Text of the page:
Inflation measured by the Office for National Statistics’ Consumer Prices Index surged from 1.8% in January to 2.3% last month – above the Bank of England’s 2% target.

Food prices were 0.3% higher last month year on year – their first annual increase for more than two-and-a-half years.

Prominent Berkshire Londis retailer Arjan Mehr welcomed the latest inflation figures, which he argues benefit the economy, but warned convenience stores would suffer if they went much higher.

Arjan, who owns Londis in Great Holland Square, Bracknell, said the latest figures were “a good thing” because it would enable convenience store prices to catch up with all the higher costs of running a business, such as utilities and wages.

“You had a difficult situation in the food industry for the last five years where you’re flogging milk cheaper that what you did five years previously. That’s ridiculous. I think as long as we are hovering between 2-2.5% inflation a year that’s healthy for the economy because it balances out a lot of operating costs which are very often outside our control.”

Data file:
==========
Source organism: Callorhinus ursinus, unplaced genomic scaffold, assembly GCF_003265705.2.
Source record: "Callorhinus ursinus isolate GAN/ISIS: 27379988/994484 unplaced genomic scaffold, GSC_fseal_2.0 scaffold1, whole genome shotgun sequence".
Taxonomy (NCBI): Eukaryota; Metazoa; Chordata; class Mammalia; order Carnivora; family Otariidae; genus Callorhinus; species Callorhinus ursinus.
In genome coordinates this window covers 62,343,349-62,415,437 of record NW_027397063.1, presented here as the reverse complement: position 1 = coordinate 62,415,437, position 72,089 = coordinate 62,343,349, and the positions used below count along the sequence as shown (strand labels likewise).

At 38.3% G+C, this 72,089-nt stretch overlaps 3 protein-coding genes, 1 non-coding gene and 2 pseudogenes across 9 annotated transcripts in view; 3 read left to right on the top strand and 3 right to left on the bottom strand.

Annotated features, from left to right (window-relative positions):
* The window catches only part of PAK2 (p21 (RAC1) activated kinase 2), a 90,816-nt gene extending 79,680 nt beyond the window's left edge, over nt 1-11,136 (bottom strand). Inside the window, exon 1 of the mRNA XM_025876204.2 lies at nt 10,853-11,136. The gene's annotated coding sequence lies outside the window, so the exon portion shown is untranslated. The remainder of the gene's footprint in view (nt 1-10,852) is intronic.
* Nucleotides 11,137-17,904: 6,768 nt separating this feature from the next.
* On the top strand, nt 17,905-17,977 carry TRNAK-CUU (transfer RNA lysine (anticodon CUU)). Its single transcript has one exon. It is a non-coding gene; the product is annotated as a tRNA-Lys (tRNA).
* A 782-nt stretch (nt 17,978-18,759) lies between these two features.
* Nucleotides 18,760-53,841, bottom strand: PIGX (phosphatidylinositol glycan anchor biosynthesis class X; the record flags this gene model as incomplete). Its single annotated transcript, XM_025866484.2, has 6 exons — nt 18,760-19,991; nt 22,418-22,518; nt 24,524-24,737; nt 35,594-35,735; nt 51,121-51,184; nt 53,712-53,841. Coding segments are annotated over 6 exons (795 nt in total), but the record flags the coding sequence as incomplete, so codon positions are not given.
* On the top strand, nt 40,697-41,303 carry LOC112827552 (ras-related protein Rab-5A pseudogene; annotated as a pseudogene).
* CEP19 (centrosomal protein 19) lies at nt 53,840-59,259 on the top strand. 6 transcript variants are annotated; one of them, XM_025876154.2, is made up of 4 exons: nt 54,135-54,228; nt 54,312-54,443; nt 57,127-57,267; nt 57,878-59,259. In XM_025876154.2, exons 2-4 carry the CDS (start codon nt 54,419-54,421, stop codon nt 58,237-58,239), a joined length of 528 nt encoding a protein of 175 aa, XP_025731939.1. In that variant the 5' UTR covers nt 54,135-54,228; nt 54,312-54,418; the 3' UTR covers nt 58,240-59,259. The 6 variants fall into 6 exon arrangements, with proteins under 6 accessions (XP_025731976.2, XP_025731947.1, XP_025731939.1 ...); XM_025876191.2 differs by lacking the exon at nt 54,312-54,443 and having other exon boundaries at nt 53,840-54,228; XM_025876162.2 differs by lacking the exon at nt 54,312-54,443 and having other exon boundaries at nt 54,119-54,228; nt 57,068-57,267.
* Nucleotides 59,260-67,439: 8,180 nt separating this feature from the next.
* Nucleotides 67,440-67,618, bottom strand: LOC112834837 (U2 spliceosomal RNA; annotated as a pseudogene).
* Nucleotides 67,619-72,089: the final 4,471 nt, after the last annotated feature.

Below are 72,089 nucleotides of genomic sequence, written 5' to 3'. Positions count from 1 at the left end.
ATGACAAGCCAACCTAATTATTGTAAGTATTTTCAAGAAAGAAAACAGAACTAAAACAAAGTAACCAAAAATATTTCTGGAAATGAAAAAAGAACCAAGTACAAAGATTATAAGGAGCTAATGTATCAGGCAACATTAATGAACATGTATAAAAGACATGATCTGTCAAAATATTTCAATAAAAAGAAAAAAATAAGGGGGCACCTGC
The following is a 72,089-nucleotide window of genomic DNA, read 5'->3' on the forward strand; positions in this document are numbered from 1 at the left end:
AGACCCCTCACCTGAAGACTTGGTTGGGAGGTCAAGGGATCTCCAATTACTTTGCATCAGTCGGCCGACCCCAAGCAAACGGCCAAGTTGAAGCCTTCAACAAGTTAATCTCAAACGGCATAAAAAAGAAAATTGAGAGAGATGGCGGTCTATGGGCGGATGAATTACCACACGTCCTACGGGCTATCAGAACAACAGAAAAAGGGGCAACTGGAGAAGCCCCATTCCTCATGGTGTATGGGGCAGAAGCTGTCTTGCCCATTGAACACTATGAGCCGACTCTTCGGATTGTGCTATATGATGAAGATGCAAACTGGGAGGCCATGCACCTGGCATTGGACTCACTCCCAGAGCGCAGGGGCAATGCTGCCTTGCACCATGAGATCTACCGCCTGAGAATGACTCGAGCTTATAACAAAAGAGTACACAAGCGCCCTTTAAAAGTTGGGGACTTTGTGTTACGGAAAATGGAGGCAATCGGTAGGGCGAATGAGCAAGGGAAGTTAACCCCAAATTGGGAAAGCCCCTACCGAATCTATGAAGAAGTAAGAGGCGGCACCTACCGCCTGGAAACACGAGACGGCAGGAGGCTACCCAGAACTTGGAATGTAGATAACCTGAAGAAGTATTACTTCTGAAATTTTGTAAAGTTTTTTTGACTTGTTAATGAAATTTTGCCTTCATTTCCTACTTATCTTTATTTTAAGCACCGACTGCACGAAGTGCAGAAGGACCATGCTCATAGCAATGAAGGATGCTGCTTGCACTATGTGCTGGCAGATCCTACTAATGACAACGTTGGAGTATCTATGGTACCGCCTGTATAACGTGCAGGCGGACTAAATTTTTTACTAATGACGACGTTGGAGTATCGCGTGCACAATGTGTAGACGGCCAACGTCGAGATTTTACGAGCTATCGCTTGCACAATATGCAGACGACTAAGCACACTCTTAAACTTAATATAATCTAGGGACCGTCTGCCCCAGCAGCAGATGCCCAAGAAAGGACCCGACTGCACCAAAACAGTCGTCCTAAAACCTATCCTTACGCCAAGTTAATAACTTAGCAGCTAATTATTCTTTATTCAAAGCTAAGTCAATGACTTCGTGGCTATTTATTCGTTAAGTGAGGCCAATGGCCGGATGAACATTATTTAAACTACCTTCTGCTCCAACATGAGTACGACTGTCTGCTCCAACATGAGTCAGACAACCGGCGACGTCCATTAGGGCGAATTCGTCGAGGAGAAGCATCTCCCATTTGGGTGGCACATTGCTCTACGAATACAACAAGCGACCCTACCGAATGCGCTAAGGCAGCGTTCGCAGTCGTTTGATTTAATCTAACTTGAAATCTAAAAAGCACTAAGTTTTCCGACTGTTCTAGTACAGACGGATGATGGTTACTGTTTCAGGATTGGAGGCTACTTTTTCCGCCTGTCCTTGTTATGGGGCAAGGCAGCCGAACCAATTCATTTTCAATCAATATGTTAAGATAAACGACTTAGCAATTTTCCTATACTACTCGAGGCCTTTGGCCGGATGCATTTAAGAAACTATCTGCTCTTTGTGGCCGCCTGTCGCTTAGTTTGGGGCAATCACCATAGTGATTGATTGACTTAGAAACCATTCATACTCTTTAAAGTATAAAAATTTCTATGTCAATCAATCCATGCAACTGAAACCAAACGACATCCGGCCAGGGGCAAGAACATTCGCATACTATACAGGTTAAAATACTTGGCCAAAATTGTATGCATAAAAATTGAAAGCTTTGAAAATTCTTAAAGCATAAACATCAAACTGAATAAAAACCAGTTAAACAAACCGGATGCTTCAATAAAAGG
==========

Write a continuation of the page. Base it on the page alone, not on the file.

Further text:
Arjan said inflation impacted everyone, including the discounters, so “by reason” everyone would have to put their prices up.”

If a product was selling for £1 and now it was selling for £1.10 because of wholesale price increases, if a shop maintained its margin, it was making 25% of £1.10 which was more than 25% of £1. “Our cash margin will go up.”

However, he said if inflation started to drift into 3-4% it would start having “a very negative impact on everybody including our sales”, especially because of the expense of running transport which was one of the sector’s biggest costs, he said.

Epos Now, which designs systems for retailers, warned, however, that independent convenience stores were already facing a battle to keep the likes of Tesco Express and Sainsbury’s Local at bay.

The news of a consumer squeeze due to inflation will add further cause for concern, it said.